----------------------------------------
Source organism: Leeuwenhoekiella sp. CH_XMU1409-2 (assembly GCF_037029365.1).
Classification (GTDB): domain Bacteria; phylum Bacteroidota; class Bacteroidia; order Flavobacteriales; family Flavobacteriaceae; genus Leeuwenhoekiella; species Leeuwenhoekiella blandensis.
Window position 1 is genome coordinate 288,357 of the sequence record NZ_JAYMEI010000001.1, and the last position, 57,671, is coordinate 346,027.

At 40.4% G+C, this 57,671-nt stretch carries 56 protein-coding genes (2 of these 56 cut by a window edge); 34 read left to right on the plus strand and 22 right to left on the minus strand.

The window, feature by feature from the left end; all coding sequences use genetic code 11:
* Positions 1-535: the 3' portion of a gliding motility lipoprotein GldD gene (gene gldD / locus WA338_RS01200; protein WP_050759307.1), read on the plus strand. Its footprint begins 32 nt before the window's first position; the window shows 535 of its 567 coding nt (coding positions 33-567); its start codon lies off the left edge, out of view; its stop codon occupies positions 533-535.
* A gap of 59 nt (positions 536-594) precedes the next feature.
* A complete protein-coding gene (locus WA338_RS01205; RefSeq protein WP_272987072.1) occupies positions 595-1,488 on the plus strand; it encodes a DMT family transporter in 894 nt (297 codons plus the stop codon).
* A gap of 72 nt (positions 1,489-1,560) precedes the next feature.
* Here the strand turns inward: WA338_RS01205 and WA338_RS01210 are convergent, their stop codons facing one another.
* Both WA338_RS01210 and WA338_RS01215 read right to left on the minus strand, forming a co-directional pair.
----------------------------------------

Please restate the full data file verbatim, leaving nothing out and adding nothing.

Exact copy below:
Source organism: Leeuwenhoekiella sp. CH_XMU1409-2 (assembly GCF_037029365.1).
Classification (GTDB): domain Bacteria; phylum Bacteroidota; class Bacteroidia; order Flavobacteriales; family Flavobacteriaceae; genus Leeuwenhoekiella; species Leeuwenhoekiella blandensis.
Window position 1 is genome coordinate 288,357 of the sequence record NZ_JAYMEI010000001.1, and the last position, 57,671, is coordinate 346,027.

At 40.4% G+C, this 57,671-nt stretch carries 56 protein-coding genes (2 of these 56 cut by a window edge); 34 read left to right on the plus strand and 22 right to left on the minus strand.

The window, feature by feature from the left end; all coding sequences use genetic code 11:
* Positions 1-535: the 3' portion of a gliding motility lipoprotein GldD gene (gene gldD / locus WA338_RS01200; protein WP_050759307.1), read on the plus strand. Its footprint begins 32 nt before the window's first position; the window shows 535 of its 567 coding nt (coding positions 33-567); its start codon lies off the left edge, out of view; its stop codon occupies positions 533-535.
* A gap of 59 nt (positions 536-594) precedes the next feature.
* A complete protein-coding gene (locus WA338_RS01205; RefSeq protein WP_272987072.1) occupies positions 595-1,488 on the plus strand; it encodes a DMT family transporter in 894 nt (297 codons plus the stop codon).
* A gap of 72 nt (positions 1,489-1,560) precedes the next feature.
* Here the strand turns inward: WA338_RS01205 and WA338_RS01210 are convergent, their stop codons facing one another.
* Both WA338_RS01210 and WA338_RS01215 read right to left on the minus strand, forming a co-directional pair.